Seriously? You are going to criticize someone based on a typo ("prooly" is obviously a typo, not a genuine error) and not knowing that there is no hyphen in adverb-adjective combinations? I have seen very few people (and these include journalists, authors, etc.) who accurately hyphenate, and this excludes me.
Sorry was meant to say it was not my choice to try Macs, I am testing your theory at the moment and have been with some users for a few months.
In my defence, poorly could be an adjective as well as an adverb, especially where Government projects are concerned. Making clear that it qualifies the following adjective doesn't seem so unreasonable to me. So 'tis a grammatical slip to be sure, but from the best of motives, and without introducing additional ambiguity (which is, surely, the point of grammar).
Are they mad? Do they really want be be lolcatted to death?
Anyway, come to the Mac Side. We can haz toys.
The beeb article also has some mentions around open source:
He insisted the government was committed to using more "open source" software to save cash - but had to balance this with concerns about how easily it could be "hacked".
I'm confused as to the logic of that statement - if they'd said something about useability concerns sure, there's an argument to be made there (not saying I necessarily agree with it, but there is contention), however to say that we can't use open source because it's easily hacked is ridiculous...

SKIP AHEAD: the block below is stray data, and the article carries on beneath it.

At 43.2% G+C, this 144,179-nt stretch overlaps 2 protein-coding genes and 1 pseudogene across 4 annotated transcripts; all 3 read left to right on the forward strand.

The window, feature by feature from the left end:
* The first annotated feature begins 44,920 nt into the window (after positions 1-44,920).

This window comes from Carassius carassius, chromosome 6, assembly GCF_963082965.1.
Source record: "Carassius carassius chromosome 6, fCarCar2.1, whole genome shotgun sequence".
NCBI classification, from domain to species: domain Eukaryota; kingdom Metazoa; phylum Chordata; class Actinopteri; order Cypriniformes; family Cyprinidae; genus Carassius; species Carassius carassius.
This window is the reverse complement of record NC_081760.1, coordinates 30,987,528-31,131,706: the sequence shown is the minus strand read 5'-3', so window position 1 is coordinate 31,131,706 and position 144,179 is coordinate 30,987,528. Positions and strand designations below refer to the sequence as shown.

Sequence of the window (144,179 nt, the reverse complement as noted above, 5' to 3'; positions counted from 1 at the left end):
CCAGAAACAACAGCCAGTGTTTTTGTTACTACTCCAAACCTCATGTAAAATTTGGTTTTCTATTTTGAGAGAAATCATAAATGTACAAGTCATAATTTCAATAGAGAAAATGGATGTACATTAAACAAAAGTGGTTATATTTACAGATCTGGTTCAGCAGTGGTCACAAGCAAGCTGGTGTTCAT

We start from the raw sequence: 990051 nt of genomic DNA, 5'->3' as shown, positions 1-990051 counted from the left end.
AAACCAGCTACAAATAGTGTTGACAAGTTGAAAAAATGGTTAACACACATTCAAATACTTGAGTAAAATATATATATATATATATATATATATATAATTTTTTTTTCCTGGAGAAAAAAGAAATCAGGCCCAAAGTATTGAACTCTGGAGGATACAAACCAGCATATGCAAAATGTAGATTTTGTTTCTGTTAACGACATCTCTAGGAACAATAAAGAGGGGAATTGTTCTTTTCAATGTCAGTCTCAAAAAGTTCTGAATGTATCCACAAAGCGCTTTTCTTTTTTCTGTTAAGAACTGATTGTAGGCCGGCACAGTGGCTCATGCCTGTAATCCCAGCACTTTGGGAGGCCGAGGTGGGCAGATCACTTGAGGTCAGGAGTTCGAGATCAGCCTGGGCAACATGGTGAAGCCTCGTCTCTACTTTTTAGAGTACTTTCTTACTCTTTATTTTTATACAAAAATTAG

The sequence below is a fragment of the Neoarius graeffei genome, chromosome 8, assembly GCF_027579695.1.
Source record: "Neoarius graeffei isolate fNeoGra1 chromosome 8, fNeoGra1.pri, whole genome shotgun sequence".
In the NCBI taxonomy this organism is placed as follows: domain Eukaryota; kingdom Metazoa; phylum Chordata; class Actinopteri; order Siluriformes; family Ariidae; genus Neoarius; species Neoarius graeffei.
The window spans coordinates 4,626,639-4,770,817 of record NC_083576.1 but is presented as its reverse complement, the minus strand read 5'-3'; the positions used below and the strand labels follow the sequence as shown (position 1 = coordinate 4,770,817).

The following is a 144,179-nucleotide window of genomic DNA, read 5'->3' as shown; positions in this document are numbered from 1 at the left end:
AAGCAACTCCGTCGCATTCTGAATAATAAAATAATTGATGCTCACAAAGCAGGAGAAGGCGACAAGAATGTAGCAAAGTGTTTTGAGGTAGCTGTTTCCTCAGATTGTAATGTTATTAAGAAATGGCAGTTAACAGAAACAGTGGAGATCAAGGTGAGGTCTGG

you got that far before deciding this bloke is a complete ARSE!
well done you!
1 bit of good news for the economy, the IT gravy train will resume normal service shortly.
"1 bit of good news for the economy, the IT gravy train will resume normal service shortly."
Yes, but if he has his way it won't be the UK economy that improves, the sales will go to Cupertino...
So you would think but more Linux boxes are hacked than Windows boxes. This is often because the sys-admins do not know what they are doing with Linux / Unix but it is way cooler saying you are a Linux guru compared to, say, a Windows Nerd even when you're not
Stats (zone-h 2008- 2010)
Linux 352.468 378.744 256.648
W2003 117.978 127.128 81.785
W2000 21.929 12.529 2.805
the mistake you are making in seeking logic here is to assume the man who was put in charge of huge white elephants in early 2000's, then leaves to run some football organisation, and then comes back to clean up the I.T. mess actually knows what he is talking about when it comes to I.T.
Previously he worked for one of the big 5 firms and has adopted a classic consultancy ethos.
Come in on the premise you are fixing something, break it, get out before the blame lands, come back and fix it again at a higher day rate...
that is all!
Open source software is created by hackers, I think he meant to say crackers.
What you're completely failing to take into account there is that those are Defacement statistics for websites. Since Apache on Linux is massively more widely used than IIS on Windows, those stats are hardly surprising. But if you look at computers being subverted and becoming part of a botnet, that's almost exclusively a windows problem. Using those figures to say that 'more linux boxes are hacked than windows boxes' is misleading, to say the least.
Where are the Windows XP, Vista, 7, and Server 2008 boxes on this list of yours? Oh, nowhere, because your list only counts defaced websites, not hacked systems. The government doesn't store all (or even a significant* portion) of its data on web servers, and the potential for open source doesn't begin or end at web servers.